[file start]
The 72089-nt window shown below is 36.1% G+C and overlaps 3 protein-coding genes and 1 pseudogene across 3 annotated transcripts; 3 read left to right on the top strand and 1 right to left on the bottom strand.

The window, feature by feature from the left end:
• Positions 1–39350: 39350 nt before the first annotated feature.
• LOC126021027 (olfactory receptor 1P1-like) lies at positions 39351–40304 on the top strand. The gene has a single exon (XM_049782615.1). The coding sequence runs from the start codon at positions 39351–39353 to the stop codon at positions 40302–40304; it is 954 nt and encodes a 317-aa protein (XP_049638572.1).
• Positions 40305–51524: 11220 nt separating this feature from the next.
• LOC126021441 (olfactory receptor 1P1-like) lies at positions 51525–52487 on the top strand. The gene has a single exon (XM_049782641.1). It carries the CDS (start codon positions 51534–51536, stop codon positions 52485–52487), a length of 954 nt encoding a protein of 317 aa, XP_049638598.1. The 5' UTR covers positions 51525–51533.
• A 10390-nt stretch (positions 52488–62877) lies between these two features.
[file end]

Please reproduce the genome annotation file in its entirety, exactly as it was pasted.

The 72089-nt window shown below is 36.1% G+C and overlaps 3 protein-coding genes and 1 pseudogene across 3 annotated transcripts; 3 read left to right on the top strand and 1 right to left on the bottom strand.

The window, feature by feature from the left end:
• Positions 1–39350: 39350 nt before the first annotated feature.
• LOC126021027 (olfactory receptor 1P1-like) lies at positions 39351–40304 on the top strand. The gene has a single exon (XM_049782615.1). The coding sequence runs from the start codon at positions 39351–39353 to the stop codon at positions 40302–40304; it is 954 nt and encodes a 317-aa protein (XP_049638572.1).
• Positions 40305–51524: 11220 nt separating this feature from the next.
• LOC126021441 (olfactory receptor 1P1-like) lies at positions 51525–52487 on the top strand. The gene has a single exon (XM_049782641.1). It carries the CDS (start codon positions 51534–51536, stop codon positions 52485–52487), a length of 954 nt encoding a protein of 317 aa, XP_049638598.1. The 5' UTR covers positions 51525–51533.
• A 10390-nt stretch (positions 52488–62877) lies between these two features.